Unfortunately, the data are simply not fine-grained enough to tell us much about precisely who is leaving and who is staying.
Prospects for EU migration to the UK after Brexit
While we are not facing a ‘Brexodus’ among EU citizens currently living in the UK, future migration from the EU will be transformed if the Government’s proposals for its post-Brexit migration regime are enacted.
These are set out in the White Paper – “The UK’s future skills-based immigration system” – launched on 19th December 2018.
Under the Government’s proposals, free movement will end from 1st January 2021, and a single route will be introduced for ‘skilled workers’ from all countries of the world.
If there is a ‘no-deal’ Brexit, there will be no Implementation Period and any new rules might enter into force sooner.
The emphasis on skilled migration in the Government’s proposals is not surprising given the government’s longstanding commitment to select the ‘brightest and the best’.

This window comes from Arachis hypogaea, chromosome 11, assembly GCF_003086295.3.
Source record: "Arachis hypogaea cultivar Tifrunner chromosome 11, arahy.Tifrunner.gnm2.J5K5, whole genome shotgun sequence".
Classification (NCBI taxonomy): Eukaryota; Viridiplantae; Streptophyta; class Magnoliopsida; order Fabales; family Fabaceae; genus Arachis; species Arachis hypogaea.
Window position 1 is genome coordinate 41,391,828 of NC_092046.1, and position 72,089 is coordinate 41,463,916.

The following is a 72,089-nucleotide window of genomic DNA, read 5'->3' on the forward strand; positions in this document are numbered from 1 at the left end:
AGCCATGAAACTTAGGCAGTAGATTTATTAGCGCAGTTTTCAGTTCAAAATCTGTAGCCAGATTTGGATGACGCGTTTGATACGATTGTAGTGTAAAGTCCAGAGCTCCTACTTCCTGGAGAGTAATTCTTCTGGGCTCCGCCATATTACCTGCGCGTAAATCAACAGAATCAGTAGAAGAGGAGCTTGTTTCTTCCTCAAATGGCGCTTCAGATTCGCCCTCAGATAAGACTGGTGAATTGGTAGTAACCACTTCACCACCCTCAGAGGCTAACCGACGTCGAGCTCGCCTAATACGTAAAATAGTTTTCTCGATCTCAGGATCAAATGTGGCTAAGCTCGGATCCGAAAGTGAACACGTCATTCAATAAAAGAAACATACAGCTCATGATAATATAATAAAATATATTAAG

The Migration Advisory Committee (MAC) Report, which directly informed the White Paper, had also emphasised the economic benefits of skilled migration from EEA countries.
The MAC Report and the White Paper equate ‘skill’ with earnings, and the proposal is to retain the current £30,000 earnings threshold to qualify for the skilled route.
As Ryan and Kilkey pointed out, despite the absence of conclusive evidence on the impact of ‘low-skilled’ EEA migration, the MAC report was disinclined to propose anything other than a ‘skilled route’ (except for continuation of the Seasonal Agricultural Workers Scheme), despite acknowledging that this would pose challenges for some sectors, including social care.
The White Paper acknowledges the challenge for social care (and other sectors such as construction).
The average full-time equivalent annual pay of the direct care workforce (including senior care workers) employed by independent providers (where most migrants work) is £15,900 – well below the earnings threshold.
The Government is proposing, therefore, a transitional measure, lasting until 2025.
This will not be open to citizens of all countries; only countries deemed to be ‘low risk’ and countries the government does mobility deals with.